The Richard Baxter Treatises

A Catalogue and Guide

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Alan Argent
  • Suffolk, England: 
    Boydell & Brewer
    , June
     292 pages.
     For other formats: Link to Publisher's Website.


The Richard Baxter treatises are here catalogued for the first time with clear summaries of their content, affording rich opportunities for research.

Richard Baxter (1615-1691) was among the most prominent English nonconformist divines. Baxter found common ground with the Puritans but sought unity among Protestants in general. A highly independent thinker, he had opinions - and often expressed them - about every major controversy in England during his lifetime. He wrote over 140 published works, among them long, controversial discourses on doctrine but also polemical works against Quakers, Baptists and Roman Catholics, among others. Baxter found himself a peacemaker during the English Civil Wars: a chaplain for the parliamentary army, he also supported the restoration of the king. As a moderate, Baxter was a target for both extremes. He eventually registered himself as 'a meer Nonconformist', breaking with the Church of England because of his opposition to its form of episcopacy. He suffered bouts of imprisonment for his religious views and conduct during the reigns of Charles II and James II. Dr Williams's Library, London contains most of Baxter's extant manuscripts, including several 'volumes' of his unpublished 'Treatises', numbering roughly 369 items in total. The volumes, ranging from the 1630s to 1690s, consist of tracts, disputations, sermons, exercises, letters, miscellaneous papers and drafts, some of which were later incorporated into Baxter's published autobiographical writings, Reliquiae Baxterianae (1696). The treatises themselves, however, have been largely overlooked. Here, they are catalogued with clear summaries of their content, and they afford rich opportunities for research. This catalogue, the first detailed listing and description for 150 years, provides a physical description and a scholarly outline of each treatise. A comprehensive introduction sets these papers in context.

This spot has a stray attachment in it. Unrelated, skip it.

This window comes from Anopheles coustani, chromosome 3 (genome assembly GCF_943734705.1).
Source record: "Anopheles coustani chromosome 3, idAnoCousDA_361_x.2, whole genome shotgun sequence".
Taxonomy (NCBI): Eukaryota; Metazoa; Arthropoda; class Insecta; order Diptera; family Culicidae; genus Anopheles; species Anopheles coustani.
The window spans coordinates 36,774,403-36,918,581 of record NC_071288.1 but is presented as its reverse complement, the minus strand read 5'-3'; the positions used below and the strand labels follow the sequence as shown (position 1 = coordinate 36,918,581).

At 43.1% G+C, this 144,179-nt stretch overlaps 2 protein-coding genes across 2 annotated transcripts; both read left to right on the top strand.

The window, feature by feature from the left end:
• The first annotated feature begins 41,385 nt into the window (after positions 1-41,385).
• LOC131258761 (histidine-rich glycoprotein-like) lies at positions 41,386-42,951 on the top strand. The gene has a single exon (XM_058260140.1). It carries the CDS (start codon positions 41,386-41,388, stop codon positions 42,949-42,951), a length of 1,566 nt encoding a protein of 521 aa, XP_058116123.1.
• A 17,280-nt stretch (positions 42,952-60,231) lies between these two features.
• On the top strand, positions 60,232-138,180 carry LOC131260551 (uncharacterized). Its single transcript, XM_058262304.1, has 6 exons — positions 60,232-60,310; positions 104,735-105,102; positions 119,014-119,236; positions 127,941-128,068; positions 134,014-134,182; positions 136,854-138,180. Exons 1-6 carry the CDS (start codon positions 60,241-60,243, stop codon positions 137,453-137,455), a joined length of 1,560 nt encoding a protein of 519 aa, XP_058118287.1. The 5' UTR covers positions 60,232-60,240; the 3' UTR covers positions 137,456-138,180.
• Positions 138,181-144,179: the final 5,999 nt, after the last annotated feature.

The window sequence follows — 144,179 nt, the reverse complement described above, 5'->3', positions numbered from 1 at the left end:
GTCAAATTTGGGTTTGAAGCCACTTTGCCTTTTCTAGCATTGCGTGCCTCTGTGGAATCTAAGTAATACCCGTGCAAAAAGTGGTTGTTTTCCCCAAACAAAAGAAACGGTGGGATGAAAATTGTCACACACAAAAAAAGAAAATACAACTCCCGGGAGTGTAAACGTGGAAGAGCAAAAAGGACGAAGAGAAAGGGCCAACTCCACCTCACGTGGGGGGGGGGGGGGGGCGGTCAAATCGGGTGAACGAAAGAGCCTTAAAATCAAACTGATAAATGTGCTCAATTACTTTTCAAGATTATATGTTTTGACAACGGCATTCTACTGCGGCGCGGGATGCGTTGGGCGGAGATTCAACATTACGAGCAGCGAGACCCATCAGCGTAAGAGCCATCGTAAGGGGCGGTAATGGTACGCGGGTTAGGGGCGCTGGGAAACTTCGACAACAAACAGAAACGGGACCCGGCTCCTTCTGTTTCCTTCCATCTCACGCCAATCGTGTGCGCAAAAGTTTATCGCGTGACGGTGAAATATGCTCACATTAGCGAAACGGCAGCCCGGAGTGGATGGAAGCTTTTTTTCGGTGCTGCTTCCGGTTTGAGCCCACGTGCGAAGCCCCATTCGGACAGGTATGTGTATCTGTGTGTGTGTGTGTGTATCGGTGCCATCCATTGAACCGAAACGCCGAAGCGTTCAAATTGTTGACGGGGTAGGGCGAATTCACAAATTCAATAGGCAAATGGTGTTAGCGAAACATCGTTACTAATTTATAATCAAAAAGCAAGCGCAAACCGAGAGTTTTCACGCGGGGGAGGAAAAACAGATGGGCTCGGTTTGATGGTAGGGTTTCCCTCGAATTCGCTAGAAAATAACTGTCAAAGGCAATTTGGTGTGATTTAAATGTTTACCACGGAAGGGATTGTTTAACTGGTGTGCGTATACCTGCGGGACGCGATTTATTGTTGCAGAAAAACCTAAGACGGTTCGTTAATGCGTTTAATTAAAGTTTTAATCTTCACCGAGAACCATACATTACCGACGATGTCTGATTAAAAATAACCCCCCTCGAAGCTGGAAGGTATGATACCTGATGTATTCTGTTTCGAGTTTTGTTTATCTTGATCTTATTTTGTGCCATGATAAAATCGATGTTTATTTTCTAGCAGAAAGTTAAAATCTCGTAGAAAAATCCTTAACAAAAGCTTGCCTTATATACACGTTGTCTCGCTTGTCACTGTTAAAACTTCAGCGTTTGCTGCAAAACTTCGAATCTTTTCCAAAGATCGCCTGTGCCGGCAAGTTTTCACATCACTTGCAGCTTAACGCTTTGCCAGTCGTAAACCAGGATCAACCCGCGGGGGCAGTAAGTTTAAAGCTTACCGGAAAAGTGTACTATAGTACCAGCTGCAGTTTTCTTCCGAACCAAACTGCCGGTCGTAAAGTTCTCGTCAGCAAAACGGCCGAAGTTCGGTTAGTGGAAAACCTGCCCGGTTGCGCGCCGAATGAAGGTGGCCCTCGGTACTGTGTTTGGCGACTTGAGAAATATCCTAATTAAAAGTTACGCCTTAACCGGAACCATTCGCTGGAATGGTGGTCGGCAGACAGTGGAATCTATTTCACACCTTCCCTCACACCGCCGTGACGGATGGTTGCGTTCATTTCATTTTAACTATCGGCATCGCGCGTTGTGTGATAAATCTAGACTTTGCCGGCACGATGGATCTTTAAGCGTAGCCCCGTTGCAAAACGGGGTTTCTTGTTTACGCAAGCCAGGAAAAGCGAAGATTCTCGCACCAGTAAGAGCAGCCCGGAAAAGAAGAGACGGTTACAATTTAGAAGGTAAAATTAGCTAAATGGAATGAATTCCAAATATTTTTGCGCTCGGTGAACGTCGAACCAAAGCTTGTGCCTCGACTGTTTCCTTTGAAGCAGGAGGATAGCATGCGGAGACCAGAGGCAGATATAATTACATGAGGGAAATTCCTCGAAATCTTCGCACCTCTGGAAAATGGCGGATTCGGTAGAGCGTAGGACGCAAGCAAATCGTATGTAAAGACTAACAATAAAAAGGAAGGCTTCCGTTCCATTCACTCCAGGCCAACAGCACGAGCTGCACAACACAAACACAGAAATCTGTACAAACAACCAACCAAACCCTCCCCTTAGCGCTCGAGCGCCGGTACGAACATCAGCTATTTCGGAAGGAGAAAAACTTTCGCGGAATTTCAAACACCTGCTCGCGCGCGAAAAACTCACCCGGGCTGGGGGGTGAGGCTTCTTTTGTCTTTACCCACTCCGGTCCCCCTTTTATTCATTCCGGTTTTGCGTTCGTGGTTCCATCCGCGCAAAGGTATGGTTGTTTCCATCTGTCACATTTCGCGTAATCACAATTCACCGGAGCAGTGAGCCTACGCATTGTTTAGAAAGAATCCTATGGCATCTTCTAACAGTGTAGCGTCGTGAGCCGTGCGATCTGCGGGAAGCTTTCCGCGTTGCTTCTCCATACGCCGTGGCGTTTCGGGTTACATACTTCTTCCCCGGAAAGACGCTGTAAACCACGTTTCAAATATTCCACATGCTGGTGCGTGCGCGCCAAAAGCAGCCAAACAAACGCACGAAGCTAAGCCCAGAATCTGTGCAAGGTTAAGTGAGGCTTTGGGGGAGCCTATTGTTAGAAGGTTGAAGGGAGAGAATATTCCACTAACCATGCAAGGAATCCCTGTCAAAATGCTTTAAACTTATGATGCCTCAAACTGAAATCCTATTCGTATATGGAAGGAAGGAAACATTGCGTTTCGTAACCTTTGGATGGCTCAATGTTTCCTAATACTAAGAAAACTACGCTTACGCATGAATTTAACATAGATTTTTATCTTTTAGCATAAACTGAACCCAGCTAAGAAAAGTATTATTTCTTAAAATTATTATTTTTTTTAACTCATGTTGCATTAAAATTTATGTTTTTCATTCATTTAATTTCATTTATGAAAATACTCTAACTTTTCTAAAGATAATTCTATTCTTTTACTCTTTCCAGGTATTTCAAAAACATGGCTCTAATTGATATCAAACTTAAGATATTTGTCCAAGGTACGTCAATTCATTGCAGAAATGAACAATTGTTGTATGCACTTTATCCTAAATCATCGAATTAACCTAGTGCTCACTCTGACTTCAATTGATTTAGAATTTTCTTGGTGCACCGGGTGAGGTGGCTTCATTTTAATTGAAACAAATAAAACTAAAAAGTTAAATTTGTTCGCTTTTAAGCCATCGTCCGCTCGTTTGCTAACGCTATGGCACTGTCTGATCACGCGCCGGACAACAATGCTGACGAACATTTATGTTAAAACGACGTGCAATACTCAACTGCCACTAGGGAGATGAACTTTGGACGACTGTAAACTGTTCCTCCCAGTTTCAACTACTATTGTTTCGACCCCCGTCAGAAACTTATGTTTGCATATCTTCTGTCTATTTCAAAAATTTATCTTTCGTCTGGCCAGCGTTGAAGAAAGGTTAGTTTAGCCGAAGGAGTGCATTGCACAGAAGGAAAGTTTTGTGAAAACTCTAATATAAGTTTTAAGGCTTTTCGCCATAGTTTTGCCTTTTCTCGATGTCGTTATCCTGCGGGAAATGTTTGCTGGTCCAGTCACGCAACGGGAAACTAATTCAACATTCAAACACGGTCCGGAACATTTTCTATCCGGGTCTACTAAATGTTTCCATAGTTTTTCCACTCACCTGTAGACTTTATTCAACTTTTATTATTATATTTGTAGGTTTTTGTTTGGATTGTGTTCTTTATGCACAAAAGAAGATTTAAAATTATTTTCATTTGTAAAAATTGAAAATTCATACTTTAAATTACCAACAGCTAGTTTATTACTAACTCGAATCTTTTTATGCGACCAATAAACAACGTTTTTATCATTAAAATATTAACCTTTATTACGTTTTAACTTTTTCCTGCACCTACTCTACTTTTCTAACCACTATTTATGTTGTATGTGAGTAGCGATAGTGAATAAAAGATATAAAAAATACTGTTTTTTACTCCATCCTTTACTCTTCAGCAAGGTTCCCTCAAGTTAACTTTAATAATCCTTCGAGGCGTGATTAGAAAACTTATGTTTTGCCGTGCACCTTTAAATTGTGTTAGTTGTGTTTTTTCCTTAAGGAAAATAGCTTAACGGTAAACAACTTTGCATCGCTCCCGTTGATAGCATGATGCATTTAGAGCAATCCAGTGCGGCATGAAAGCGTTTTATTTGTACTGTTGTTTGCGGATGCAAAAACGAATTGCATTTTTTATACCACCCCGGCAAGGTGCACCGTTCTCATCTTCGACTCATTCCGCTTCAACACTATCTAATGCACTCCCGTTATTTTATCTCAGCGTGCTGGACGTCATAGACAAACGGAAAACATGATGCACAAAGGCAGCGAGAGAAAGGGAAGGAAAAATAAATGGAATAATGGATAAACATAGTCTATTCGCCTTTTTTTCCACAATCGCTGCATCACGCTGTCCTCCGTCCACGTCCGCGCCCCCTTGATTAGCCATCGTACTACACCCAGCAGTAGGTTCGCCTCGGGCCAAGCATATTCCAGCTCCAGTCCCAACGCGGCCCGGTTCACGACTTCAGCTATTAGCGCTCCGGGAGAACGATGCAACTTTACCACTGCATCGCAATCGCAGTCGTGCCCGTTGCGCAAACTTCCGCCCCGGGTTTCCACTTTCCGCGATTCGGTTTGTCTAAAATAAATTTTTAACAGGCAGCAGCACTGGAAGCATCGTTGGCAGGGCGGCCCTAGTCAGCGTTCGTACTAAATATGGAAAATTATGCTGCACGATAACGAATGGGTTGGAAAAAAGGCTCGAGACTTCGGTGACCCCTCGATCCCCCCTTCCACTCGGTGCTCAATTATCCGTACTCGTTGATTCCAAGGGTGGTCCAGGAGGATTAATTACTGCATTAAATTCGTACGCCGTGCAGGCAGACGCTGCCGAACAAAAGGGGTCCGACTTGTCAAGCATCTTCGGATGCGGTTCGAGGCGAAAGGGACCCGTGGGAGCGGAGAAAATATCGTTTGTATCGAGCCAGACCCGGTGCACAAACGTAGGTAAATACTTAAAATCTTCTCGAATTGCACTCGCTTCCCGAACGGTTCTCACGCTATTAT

About the Author(s)/Editor(s)/Translator(s): 

Alan Argent is Research Fellow at Dr Williams's Library, London and minister of Trinity Congregational Church, Brixton. He has written a biography of Elsie Chamberlain, a history of Congregationalism in the twentieth century and has edited The Angels' Voice for the London Record Society. His 2016 Friends of Dr Williams's Library lecture Dr Williams's Library 1729-1793 - 'a good library, under the direction of the dissenters' was published in 2017. He is preparing a history of Dr Williams's Library and Trust 1716-2016.


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